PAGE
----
Tuesday, March 28, 2017

I've had it with Pope Francis.

Pope Francis sat in the crypt of Milan Cathedral 
before the Most Blessed Sacrament:
"He did not kneel, sat, 
not once did he remove his pileolous
 and assume an attitude of prayer"
Yeah - who's the lazy one now?!

He turns on you.

Today's homily is nothing but another insult - a direct attack on me - when he talks about the slothful complainer:

The Gospel story at the heart of Pope Francis’ reflection tells of a man who had been ill for thirty-eight years. He was lying at the side of a pool called Bethesda with a large number of ill, blind, lame and crippled who believed that when an angel came down and stirred up the waters the first to bathe in the pool would be healed. When Jesus saw him lying there and knew that he had been ill for a long time, he said to him: “Do you want to be well?” 
When Jesus, the Pope pointed out, asked that strange man if he wanted to be well, instead of saying “yes” he complained there was on one to put him in the pool while the water is stirred up and that someone else always got there before him. His answer, Francis said, was a complaint, he was implying that life had been unjust with him. “This man, the Pope noted, was like the tree planted along the bank of the rivers, mentioned in the first Reading, but it had arid roots, roots that did not reach the water, could not take nourishment from the water”. 
The Pope said this is clear from his attitude of always complaining and trying to blame the other. 
“This is an ugly sin: the sin of sloth” he said.  Pope Francis said this man’s disease was not so much his paralysis but sloth, which is worse than having a lukewarm heart. - Source*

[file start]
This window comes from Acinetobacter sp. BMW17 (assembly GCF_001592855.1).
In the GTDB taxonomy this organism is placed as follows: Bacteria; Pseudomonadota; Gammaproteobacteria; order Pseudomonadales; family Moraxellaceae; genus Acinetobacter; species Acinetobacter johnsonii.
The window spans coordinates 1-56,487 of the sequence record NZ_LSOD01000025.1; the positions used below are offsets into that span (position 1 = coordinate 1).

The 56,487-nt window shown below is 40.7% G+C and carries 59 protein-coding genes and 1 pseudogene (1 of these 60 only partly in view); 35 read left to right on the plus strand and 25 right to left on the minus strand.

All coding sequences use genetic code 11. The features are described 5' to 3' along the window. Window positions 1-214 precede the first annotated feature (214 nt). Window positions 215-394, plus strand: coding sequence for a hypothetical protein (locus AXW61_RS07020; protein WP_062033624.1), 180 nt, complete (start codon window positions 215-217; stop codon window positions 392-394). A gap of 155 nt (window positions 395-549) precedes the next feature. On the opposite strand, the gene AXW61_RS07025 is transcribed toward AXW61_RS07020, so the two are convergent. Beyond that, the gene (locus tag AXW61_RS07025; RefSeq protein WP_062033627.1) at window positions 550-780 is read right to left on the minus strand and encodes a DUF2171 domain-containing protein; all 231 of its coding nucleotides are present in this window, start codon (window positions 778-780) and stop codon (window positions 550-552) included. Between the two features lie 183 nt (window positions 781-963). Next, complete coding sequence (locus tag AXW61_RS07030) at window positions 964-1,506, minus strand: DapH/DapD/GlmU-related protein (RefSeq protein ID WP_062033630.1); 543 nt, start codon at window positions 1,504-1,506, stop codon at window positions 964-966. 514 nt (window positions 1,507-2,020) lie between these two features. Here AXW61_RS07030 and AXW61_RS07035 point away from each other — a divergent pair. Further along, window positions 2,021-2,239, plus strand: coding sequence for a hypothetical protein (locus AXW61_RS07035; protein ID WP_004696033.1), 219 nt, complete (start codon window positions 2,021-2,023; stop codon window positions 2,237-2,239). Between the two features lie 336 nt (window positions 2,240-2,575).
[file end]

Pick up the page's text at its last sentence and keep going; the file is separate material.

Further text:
Pick, pick, pick.  Always pointing out sin.  Why can't he ever say anything nice about the lazy complainers on the peripheries?



  1. This comment has been removed by the author.

    1. "I love Pope Francis, I'm really a lazy lout-good for nothing, Just kidding, parody-satire-humour"

      All of the above applies to me too. >x<

    2. I noticed a headline pretty much criticizing the Pope for this homily.

      Yet his homily really did convict me and my visceral reaction was defensive - until I pondered it and the Gospel passage more prayerfully. That 'prick' of conscience should never be ignored. The Holy Father is correct - sloth is a great evil and sometimes a hidden one - just as he illustrates in his homily. It's amazing how self-righteous we can be, and closed to correction.

      More and more I think that is what those who 'resist' the Pope are angry about. The Holy Father is a living Gospel and a true pastor and spiritual director.

    3. Exactly. I am only too aware of what being a lazy Christian is all about. So when I heard his homily, it made all the more sense especially when I get into the habit of pointing the finger at someone else's "unfaithfulness."

      Thanks for sharing what truly matters as we continue to walk with our Lord Jesus. Everything must be laid bare if we are to grow in righteousness before the Lord.

  2. It's not a bad thing to pluck out the human element in the scriptures and expand on them for a point of teaching. But I think one ought to preface it with a qualifier of some sort. If Our Lord didn't remonstrate or rebuke him, I think it a bit rich that anyone else does with such certainty! The Holy Father acknowledges this himself. It's as if Christ had somehow failed by not fraternally correcting the fellow, so he does the job for him. It's actually quite funny.


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